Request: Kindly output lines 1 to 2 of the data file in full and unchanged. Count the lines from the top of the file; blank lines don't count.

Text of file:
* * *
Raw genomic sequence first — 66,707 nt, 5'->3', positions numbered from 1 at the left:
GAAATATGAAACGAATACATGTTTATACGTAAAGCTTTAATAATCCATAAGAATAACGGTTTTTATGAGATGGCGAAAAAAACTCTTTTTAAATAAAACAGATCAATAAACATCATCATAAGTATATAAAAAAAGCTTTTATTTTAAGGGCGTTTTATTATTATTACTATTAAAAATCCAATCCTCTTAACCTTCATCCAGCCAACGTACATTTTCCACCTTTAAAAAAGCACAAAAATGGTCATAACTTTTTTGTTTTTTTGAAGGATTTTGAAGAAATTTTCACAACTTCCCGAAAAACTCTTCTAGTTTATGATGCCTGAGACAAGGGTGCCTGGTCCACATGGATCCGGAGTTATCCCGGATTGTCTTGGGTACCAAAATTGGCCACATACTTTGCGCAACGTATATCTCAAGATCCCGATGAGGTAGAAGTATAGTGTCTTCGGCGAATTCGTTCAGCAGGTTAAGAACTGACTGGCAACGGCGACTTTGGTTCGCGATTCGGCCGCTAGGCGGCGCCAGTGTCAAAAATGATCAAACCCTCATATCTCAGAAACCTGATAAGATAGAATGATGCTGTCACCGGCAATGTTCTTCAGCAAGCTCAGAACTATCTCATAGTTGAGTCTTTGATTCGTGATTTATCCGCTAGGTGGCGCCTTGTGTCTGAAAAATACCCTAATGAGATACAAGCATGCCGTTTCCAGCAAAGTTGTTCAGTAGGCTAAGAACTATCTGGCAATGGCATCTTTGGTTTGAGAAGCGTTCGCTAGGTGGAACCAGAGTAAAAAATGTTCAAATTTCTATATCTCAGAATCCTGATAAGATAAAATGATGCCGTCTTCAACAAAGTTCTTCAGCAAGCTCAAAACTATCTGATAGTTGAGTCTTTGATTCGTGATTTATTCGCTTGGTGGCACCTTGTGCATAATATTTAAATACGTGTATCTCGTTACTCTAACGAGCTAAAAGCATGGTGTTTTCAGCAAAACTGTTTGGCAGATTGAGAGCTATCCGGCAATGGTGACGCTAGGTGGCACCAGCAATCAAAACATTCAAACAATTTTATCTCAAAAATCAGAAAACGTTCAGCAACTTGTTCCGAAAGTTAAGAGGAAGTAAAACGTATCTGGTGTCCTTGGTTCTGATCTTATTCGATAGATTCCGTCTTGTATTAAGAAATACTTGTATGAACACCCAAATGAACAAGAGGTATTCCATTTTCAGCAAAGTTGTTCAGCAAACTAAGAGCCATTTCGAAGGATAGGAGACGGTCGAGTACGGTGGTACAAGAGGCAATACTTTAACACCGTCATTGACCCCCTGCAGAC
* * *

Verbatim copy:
Raw genomic sequence first — 66,707 nt, 5'->3', positions numbered from 1 at the left:
GAAATATGAAACGAATACATGTTTATACGTAAAGCTTTAATAATCCATAAGAATAACGGTTTTTATGAGATGGCGAAAAAAACTCTTTTTAAATAAAACAGATCAATAAACATCATCATAAGTATATAAAAAAAGCTTTTATTTTAAGGGCGTTTTATTATTATTACTATTAAAAATCCAATCCTCTTAACCTTCATCCAGCCAACGTACATTTTCCACCTTTAAAAAAGCACAAAAATGGTCATAACTTTTTTGTTTTTTTGAAGGATTTTGAAGAAATTTTCACAACTTCCCGAAAAACTCTTCTAGTTTATGATGCCTGAGACAAGGGTGCCTGGTCCACATGGATCCGGAGTTATCCCGGATTGTCTTGGGTACCAAAATTGGCCACATACTTTGCGCAACGTATATCTCAAGATCCCGATGAGGTAGAAGTATAGTGTCTTCGGCGAATTCGTTCAGCAGGTTAAGAACTGACTGGCAACGGCGACTTTGGTTCGCGATTCGGCCGCTAGGCGGCGCCAGTGTCAAAAATGATCAAACCCTCATATCTCAGAAACCTGATAAGATAGAATGATGCTGTCACCGGCAATGTTCTTCAGCAAGCTCAGAACTATCTCATAGTTGAGTCTTTGATTCGTGATTTATCCGCTAGGTGGCGCCTTGTGTCTGAAAAATACCCTAATGAGATACAAGCATGCCGTTTCCAGCAAAGTTGTTCAGTAGGCTAAGAACTATCTGGCAATGGCATCTTTGGTTTGAGAAGCGTTCGCTAGGTGGAACCAGAGTAAAAAATGTTCAAATTTCTATATCTCAGAATCCTGATAAGATAAAATGATGCCGTCTTCAACAAAGTTCTTCAGCAAGCTCAAAACTATCTGATAGTTGAGTCTTTGATTCGTGATTTATTCGCTTGGTGGCACCTTGTGCATAATATTTAAATACGTGTATCTCGTTACTCTAACGAGCTAAAAGCATGGTGTTTTCAGCAAAACTGTTTGGCAGATTGAGAGCTATCCGGCAATGGTGACGCTAGGTGGCACCAGCAATCAAAACATTCAAACAATTTTATCTCAAAAATCAGAAAACGTTCAGCAACTTGTTCCGAAAGTTAAGAGGAAGTAAAACGTATCTGGTGTCCTTGGTTCTGATCTTATTCGATAGATTCCGTCTTGTATTAAGAAATACTTGTATGAACACCCAAATGAACAAGAGGTATTCCATTTTCAGCAAAGTTGTTCAGCAAACTAAGAGCCATTTCGAAGGATAGGAGACGGTCGAGTACGGTGGTACAAGAGGCAATACTTTAACACCGTCATTGACCCCCTGCAGAC